Did you notice, when you watched the first Harry Potter movie, that all of the "evil" kids in the Slytherin house have particularly crooked teeth, while the "good" kids from Gryffindor all had bright white and perfectly aligned teeth? It's particularly apparent during the Quiddich match between the two houses. It really made me think about what kind of propaganda we're teaching our children about those who can afford dental care and those who cannot. Does evil spring exclusively from the poor? Does it develop because those who don't have wealth and status will go to any lengths to obtain those things? Are we to see poor kids with bad teeth as more crime-prone?
I was thinking today about the availability of dental care for the poorer members of our communities. The working poor often have no health care or dental care, while those who are unemployed and make their way with government assistance frequently rely on Medicaid for their health care, which covers an extremely narrow array of dental services.
While I was classified as disabled, I was on California's version of Medicaid, known as Medi-Cal. Years of living without any kind of health insurance left my teeth in a sad state, and I sought--while I still had coverage--to have my teeth cleaned and examined for what seemed to me to be critical problems, lest I begin losing my teeth at a relatively young age.
As it turns out, simple teeth cleanings are not covered under Medi-Cal. Nor are fillings or any other kind of preventive care. In fact, the only thing Medi-Cal covers is emergency tooth extraction. Further, if one's teeth are lost and must be replaced somehow in order to chew food, dentures are not covered. There is essentially no dental coverage whatsoever beyond the yanking of teeth that have become too painful to tolerate. In my city, there is a clinic that offers free dental care to the first few takers a few times per week, but again, only emergency tooth extraction is performed unless special dispensation is obtained ahead of time to have a tooth filled. A few other sliding-scale clinics are available in our area, but even the reduced rates for service are prohibitively high for many.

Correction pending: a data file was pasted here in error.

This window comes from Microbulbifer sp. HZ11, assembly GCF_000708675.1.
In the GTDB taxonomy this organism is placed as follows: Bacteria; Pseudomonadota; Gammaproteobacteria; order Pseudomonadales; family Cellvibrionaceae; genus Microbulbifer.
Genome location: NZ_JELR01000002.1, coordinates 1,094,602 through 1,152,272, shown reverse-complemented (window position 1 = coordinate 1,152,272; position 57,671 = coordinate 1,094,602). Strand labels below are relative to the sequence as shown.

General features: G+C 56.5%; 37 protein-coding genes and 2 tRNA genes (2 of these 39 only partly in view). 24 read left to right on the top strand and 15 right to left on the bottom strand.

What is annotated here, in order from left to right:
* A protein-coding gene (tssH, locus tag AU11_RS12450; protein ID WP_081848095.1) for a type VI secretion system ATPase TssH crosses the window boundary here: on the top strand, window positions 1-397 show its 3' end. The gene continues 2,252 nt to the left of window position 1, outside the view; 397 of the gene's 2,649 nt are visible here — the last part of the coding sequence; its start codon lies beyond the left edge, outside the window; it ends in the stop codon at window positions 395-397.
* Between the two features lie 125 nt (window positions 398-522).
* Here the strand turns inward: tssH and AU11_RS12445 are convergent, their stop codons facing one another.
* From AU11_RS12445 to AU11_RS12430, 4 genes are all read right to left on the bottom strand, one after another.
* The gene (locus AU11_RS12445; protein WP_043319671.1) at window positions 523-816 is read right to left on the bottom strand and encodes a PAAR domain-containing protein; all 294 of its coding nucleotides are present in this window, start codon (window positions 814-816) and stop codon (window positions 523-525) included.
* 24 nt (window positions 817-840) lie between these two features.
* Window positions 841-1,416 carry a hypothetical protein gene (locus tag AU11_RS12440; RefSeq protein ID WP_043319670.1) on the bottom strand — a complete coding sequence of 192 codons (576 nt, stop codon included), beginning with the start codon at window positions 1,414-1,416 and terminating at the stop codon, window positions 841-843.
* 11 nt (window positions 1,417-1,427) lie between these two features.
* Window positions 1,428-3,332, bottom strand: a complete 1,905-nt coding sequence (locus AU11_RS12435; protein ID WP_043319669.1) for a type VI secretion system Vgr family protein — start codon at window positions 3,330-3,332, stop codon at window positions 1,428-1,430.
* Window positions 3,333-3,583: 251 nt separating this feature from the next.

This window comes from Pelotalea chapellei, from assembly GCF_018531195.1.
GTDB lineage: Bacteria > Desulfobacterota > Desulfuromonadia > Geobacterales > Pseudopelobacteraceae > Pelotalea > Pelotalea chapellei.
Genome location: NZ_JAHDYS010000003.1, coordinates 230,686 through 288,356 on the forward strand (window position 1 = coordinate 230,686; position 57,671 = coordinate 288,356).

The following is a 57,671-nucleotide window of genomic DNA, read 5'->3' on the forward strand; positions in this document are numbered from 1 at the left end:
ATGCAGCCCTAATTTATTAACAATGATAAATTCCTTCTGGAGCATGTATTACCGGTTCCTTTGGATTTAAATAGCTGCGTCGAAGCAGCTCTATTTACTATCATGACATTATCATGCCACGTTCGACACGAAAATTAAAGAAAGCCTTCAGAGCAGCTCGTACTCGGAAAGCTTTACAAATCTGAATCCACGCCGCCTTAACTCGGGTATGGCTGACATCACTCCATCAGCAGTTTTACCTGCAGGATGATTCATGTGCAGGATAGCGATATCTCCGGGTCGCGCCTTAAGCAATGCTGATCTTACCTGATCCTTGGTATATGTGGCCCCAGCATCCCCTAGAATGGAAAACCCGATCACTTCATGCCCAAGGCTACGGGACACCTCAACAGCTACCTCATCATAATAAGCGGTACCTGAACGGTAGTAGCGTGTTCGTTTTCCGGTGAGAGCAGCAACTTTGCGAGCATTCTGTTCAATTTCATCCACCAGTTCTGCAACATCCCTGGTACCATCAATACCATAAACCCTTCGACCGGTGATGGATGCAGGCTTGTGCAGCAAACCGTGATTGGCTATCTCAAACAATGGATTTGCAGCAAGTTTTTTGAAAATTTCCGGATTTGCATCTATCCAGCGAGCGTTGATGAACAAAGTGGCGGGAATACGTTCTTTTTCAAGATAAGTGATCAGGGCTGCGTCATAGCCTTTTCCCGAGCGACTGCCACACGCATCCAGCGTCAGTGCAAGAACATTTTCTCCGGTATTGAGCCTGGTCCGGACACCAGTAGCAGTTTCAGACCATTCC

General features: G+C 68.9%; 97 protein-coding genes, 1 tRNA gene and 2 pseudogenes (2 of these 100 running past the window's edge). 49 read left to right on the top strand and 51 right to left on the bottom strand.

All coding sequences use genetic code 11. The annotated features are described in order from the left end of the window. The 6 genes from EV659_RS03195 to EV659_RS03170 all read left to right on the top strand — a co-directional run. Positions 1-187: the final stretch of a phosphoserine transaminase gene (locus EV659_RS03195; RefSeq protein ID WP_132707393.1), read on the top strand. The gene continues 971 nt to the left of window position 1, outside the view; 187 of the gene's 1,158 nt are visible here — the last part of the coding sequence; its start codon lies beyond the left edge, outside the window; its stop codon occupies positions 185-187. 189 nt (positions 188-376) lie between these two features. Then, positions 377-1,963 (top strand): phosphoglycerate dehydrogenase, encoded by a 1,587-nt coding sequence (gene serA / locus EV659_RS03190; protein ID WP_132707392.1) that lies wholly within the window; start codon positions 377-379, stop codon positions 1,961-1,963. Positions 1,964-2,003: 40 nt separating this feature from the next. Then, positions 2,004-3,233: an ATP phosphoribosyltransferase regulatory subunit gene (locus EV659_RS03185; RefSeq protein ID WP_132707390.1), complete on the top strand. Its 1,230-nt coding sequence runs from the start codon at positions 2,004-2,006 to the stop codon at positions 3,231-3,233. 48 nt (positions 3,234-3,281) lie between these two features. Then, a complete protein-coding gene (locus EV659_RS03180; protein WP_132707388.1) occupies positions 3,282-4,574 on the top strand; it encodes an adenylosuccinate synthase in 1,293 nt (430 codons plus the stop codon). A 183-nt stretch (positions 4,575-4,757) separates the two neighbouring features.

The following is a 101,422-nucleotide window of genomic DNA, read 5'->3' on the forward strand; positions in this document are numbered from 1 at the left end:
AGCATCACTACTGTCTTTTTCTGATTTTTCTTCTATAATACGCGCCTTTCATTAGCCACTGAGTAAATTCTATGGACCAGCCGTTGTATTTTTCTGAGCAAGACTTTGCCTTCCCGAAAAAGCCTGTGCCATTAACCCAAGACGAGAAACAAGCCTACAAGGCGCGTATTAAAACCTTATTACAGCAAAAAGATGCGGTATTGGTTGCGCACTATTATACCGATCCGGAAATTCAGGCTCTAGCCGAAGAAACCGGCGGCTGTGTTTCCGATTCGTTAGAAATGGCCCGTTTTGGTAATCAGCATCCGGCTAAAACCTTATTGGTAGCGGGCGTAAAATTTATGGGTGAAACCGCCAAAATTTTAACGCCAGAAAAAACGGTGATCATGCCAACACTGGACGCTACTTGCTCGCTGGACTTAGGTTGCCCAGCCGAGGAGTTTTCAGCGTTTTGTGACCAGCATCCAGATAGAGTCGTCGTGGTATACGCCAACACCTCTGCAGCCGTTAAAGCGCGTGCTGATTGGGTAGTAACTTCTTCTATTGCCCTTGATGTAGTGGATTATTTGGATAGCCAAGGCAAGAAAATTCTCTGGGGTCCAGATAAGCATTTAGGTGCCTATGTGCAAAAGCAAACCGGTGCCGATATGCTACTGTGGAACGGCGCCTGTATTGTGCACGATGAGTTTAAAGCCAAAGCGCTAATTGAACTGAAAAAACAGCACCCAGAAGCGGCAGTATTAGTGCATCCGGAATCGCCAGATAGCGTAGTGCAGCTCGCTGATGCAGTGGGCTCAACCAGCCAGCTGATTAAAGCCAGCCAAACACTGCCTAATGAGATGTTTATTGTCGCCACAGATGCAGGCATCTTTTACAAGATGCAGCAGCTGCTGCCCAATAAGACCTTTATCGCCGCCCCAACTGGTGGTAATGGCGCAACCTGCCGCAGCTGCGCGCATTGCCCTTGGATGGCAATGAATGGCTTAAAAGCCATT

As a consequence of poverty, then, poorer children tend to have crooked, dirty teeth with complimentary spaces where the state or a free clinic has generously removed an offending tooth. How does this affect one's employability? How many other opportunities are lost as a result of this kind of discrimination?
Getting back to the Harry Potter example, I'm led to believe, then, that poorer kids are more likely to be evil. As a propaganda tool, it further divides the wealthier members of our communities from the poorer. It lends itself to the impression that our crooked-toothed citizens are less worthy of our respect or even our higher expectations by virtue of the condition of their teeth.
I took a quick look at The Affordable Care Act to see if "Obamacare" is expected to improve the availability of dental care for us, but the picture is rather muddy. I hope that plans offered to those who cannot afford care will also cover routine dental care. It's absurd that we should vilify those who cannot afford care and then withhold such care because the poor clearly don't deserve it, particularly if they should have inclinations toward criminal activity, an assumption that naturally arises from such films as Harry Potter and the Sorcerer's Stone.